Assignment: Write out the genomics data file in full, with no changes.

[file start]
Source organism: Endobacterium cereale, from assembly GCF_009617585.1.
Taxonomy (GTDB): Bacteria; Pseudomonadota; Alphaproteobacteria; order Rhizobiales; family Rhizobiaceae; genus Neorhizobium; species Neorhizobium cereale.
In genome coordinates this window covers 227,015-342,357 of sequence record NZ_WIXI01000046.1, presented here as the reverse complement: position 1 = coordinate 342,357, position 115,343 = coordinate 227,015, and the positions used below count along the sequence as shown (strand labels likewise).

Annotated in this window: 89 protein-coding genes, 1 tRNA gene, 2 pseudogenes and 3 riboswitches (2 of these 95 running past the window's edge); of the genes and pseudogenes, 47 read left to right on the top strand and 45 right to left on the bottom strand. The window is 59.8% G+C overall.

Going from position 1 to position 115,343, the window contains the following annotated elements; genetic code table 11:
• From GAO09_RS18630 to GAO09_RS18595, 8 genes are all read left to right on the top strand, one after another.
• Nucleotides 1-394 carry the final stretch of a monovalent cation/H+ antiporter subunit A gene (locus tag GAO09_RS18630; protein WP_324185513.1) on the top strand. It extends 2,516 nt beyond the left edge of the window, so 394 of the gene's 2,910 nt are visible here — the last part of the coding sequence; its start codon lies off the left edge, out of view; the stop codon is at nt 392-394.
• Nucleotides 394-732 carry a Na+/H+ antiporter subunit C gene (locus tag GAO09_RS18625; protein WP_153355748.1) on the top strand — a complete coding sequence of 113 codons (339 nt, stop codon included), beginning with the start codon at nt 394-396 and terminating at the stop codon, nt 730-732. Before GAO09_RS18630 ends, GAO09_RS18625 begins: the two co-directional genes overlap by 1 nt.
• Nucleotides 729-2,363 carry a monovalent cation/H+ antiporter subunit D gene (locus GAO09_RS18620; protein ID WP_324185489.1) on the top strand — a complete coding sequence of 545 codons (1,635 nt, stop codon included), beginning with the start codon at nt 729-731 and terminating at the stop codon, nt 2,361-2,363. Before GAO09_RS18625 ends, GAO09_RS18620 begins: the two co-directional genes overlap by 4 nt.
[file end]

Source organism: Endobacterium cereale, from assembly GCF_009617585.1.
Taxonomy (GTDB): Bacteria; Pseudomonadota; Alphaproteobacteria; order Rhizobiales; family Rhizobiaceae; genus Neorhizobium; species Neorhizobium cereale.
In genome coordinates this window covers 227,015-342,357 of sequence record NZ_WIXI01000046.1, presented here as the reverse complement: position 1 = coordinate 342,357, position 115,343 = coordinate 227,015, and the positions used below count along the sequence as shown (strand labels likewise).

Annotated in this window: 89 protein-coding genes, 1 tRNA gene, 2 pseudogenes and 3 riboswitches (2 of these 95 running past the window's edge); of the genes and pseudogenes, 47 read left to right on the top strand and 45 right to left on the bottom strand. The window is 59.8% G+C overall.

Going from position 1 to position 115,343, the window contains the following annotated elements; genetic code table 11:
• From GAO09_RS18630 to GAO09_RS18595, 8 genes are all read left to right on the top strand, one after another.
• Nucleotides 1-394 carry the final stretch of a monovalent cation/H+ antiporter subunit A gene (locus tag GAO09_RS18630; protein WP_324185513.1) on the top strand. It extends 2,516 nt beyond the left edge of the window, so 394 of the gene's 2,910 nt are visible here — the last part of the coding sequence; its start codon lies off the left edge, out of view; the stop codon is at nt 392-394.
• Nucleotides 394-732 carry a Na+/H+ antiporter subunit C gene (locus tag GAO09_RS18625; protein WP_153355748.1) on the top strand — a complete coding sequence of 113 codons (339 nt, stop codon included), beginning with the start codon at nt 394-396 and terminating at the stop codon, nt 730-732. Before GAO09_RS18630 ends, GAO09_RS18625 begins: the two co-directional genes overlap by 1 nt.
• Nucleotides 729-2,363 carry a monovalent cation/H+ antiporter subunit D gene (locus GAO09_RS18620; protein ID WP_324185489.1) on the top strand — a complete coding sequence of 545 codons (1,635 nt, stop codon included), beginning with the start codon at nt 729-731 and terminating at the stop codon, nt 2,361-2,363. Before GAO09_RS18625 ends, GAO09_RS18620 begins: the two co-directional genes overlap by 4 nt.